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©2020 by Elephant Brick Co.



Also referred to as brick slips, brick veneer, thin bricks or brick cladding, our brick tiles can be applied directly to pre-existing masonry or compressed cement sheeting using flexible based tile glues. The adhesive chosen must meet or exceed ANSI 118.4 and ANSI 118.11 adhesion standards. The substrate must be engineered to support 33kg per square metre. 

Just like a tile, the tiles are spaced using spacers, the actual spacing used is determined by the look you may be after but can vary from no gap to about 10mm for that traditional brick wall look.

Once the tiles are stuck, spacers are removed and the joints are mortared using a mortaring gun. If stuck with no gap, no mortaring is required. Brick cladding has a wide range of applications including interior feature walls, kitchen or bathroom backsplashes and cladding exterior walls including walls built from Besser or Hebel blocks.

As with all building work, if you are unsure of the appropriate method of construction, advice should be sought from a qualified builder or building engineer to ensure all work complies with relevant building standards.


A rail based system is also available for installation, this can be used on both existing masonry and cement sheeting, but also allows for cladding directly to timber or steel framed buildings. The substrate must be engineered to support 33kg per square metre.  An example of our rail mounting system is shown above.

The rail system is designed so that each rail sits atop the rail immediately below, by doing this a 10mm gap between the rows is maintained. Once the rails have been attached to the substrate, each brick tile/clad is inserted into the rail. Each brick tile/clad can have a "blob" of adhesive applied to stop movement of the tiles before final mortaring/pointing. Once all the brick tiles are fixed in place, the gaps are mortared using a mortaring gun.

As with all building work, if you are unsure of the appropriate method of construction, advice should be sought from a qualified builder or building engineer to ensure all work complies with relevant building standards.



Once all of the tiling is complete and the adhesive has dried, you may wish to add a first coat of sealant to protect the brick tiles (this is optional – but recommended especially in kitchen areas to avoid any grease splashes or marks). Ensure the tiles are clean, dry and free of dust before the sealant is applied with a brush



Choosing a mortar colour is really important. Broadly mortar colours can be divided into four broad types: dark grey/black, grey, yellow (buttery) and white (creamy).

Yellow/Buttery Mortar

Yellow or a buttery colour is the most common colour used and is produced by using a yellow brick sand combined with an off white cement, this will produce a buttery coloured mortar, the addition of hydrated lime will lighten this colour further.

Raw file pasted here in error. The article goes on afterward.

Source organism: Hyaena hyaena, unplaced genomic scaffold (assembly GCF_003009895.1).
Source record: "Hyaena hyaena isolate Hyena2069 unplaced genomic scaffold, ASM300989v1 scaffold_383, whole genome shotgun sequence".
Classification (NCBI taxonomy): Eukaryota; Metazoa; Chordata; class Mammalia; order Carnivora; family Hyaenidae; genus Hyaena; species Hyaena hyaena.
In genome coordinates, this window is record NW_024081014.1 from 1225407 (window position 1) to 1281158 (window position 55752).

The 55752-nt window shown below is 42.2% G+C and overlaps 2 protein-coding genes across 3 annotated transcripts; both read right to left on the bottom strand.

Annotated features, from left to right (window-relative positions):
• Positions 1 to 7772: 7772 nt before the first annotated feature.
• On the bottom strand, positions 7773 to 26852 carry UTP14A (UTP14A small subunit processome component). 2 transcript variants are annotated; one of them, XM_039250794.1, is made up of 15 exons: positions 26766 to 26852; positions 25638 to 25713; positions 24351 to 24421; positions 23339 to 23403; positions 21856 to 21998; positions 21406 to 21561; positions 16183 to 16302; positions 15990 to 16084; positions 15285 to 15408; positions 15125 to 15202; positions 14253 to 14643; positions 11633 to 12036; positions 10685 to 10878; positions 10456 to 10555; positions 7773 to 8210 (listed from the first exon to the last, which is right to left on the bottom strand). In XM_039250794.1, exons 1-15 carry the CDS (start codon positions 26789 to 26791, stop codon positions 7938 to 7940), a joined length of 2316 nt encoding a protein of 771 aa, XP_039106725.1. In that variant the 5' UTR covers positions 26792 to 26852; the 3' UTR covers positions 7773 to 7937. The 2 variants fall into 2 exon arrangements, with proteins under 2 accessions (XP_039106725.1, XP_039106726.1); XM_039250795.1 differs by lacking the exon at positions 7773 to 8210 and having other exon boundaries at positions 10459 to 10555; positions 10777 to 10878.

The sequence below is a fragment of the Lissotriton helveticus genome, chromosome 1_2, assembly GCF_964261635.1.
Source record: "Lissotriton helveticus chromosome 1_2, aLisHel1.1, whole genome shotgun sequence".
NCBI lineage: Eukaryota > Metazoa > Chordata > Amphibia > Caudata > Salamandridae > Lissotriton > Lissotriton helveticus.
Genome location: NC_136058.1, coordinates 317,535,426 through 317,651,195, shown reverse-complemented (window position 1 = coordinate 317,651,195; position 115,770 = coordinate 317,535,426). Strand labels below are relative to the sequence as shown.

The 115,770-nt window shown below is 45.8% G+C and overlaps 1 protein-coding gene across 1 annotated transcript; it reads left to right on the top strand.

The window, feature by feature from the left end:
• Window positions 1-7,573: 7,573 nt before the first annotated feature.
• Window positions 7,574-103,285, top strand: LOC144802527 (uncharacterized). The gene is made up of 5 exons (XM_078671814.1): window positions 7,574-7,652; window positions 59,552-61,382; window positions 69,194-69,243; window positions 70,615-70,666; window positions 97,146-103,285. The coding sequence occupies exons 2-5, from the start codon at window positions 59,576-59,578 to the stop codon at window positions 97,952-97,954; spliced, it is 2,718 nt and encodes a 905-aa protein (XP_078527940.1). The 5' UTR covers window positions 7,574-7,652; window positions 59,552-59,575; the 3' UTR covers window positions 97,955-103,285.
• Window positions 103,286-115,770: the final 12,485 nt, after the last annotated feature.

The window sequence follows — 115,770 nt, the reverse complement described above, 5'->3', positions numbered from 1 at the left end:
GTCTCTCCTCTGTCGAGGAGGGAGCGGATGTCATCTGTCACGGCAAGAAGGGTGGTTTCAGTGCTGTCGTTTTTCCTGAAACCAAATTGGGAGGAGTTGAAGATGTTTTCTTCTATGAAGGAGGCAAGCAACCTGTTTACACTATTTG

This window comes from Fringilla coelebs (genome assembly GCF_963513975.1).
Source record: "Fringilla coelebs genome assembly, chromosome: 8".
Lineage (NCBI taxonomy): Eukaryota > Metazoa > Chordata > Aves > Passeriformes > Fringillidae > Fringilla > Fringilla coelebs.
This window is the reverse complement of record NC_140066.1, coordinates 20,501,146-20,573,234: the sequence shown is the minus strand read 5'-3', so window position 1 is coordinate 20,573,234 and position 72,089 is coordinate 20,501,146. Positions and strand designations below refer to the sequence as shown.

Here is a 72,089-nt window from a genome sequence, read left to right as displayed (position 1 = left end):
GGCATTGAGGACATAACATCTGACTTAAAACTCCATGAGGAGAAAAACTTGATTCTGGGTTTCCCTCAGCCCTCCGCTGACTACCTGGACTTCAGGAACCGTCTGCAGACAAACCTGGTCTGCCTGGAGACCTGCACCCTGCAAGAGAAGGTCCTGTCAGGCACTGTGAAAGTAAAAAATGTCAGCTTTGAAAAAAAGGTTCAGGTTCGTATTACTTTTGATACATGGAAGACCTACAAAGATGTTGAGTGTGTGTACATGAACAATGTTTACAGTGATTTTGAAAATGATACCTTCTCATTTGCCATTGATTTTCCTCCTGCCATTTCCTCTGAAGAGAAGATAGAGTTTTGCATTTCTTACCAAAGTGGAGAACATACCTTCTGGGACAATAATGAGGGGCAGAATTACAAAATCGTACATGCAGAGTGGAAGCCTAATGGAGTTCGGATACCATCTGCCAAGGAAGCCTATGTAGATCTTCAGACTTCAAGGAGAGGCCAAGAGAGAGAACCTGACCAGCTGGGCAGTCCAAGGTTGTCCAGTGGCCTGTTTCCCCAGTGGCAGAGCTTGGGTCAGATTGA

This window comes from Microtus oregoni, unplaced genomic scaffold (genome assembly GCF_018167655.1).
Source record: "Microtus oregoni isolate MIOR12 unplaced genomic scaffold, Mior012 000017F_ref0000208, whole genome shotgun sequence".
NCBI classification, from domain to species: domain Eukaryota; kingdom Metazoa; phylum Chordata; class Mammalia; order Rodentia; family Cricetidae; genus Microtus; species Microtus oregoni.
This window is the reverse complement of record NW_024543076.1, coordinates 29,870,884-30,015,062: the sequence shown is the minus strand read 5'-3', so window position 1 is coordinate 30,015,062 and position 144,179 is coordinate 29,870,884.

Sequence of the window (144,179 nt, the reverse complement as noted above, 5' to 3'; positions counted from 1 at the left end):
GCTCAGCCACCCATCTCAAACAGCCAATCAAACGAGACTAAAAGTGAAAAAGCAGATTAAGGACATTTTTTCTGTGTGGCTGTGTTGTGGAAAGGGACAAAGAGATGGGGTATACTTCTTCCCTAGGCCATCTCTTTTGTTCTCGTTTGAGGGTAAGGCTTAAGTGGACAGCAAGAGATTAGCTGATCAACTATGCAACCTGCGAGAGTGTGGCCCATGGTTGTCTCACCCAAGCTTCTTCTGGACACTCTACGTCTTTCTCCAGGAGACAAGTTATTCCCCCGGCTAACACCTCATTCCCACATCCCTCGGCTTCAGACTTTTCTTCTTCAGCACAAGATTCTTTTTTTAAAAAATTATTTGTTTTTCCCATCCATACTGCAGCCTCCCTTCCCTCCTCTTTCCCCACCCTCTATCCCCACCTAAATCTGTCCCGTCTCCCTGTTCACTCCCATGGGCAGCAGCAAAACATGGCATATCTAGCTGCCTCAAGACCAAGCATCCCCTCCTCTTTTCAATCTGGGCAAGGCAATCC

Creamy White

For a creamy white mortar you use a white brick sand with a pure white cement.


This is the most simplest mortar colour to achieve and is just a simple mix of grey cement and yellow brick sand. Standard grey mortar can also be purchased premixed in most hardware stores.

Dark Grey to Black

For dark grey to black mortars a black oxide must be added to the standard grey cement. Black oxides can be purchased readily at most hardware stores.

Both sand, cements and coloured oxides are readily available from hardware stores (e.g. Bunnings). To stress the point, yellow and white mortar can not be produced with the standard grey cement and for a true white mortar you must use a pure white cement, not an off white cement. Links to examples of these products can be found below:

We are happy to supply the correct cement for you.....just ask.

If you want a very traditional white mortar you can also use hydraulic lime (not to be confused with hydrated lime), it is unlikely that you will find hydraulic lime in a normal hardware store but we are happy to supply it for you....just ask.

Mortaring can be done via a few methods but the easiest way for beginners is a mortaring gun, again we are happy to supply you with a mortaring gun.....just ask.


There is no need to seal brick tiles, but if used in a wet area (e.g. kitchen) sealing does allow bricks to be more easily wet wiped. When sealing the sealant should be rolled or sprayed on, not brushed. Numerous sealants are available and include sealants designed to produce a natural look to those designed to create a permanent wet look.


* As with all building work, advice should be sought from qualified professionals if you are unsure of any aspect of brick laying, cladding or paving.

Think Brink

Think Brick is the Australian clay brick and paver manufacturers association and they have a large range of instructional manuals available covering all aspects of brick masonry. These manuals are freely available and can be downloaded from their website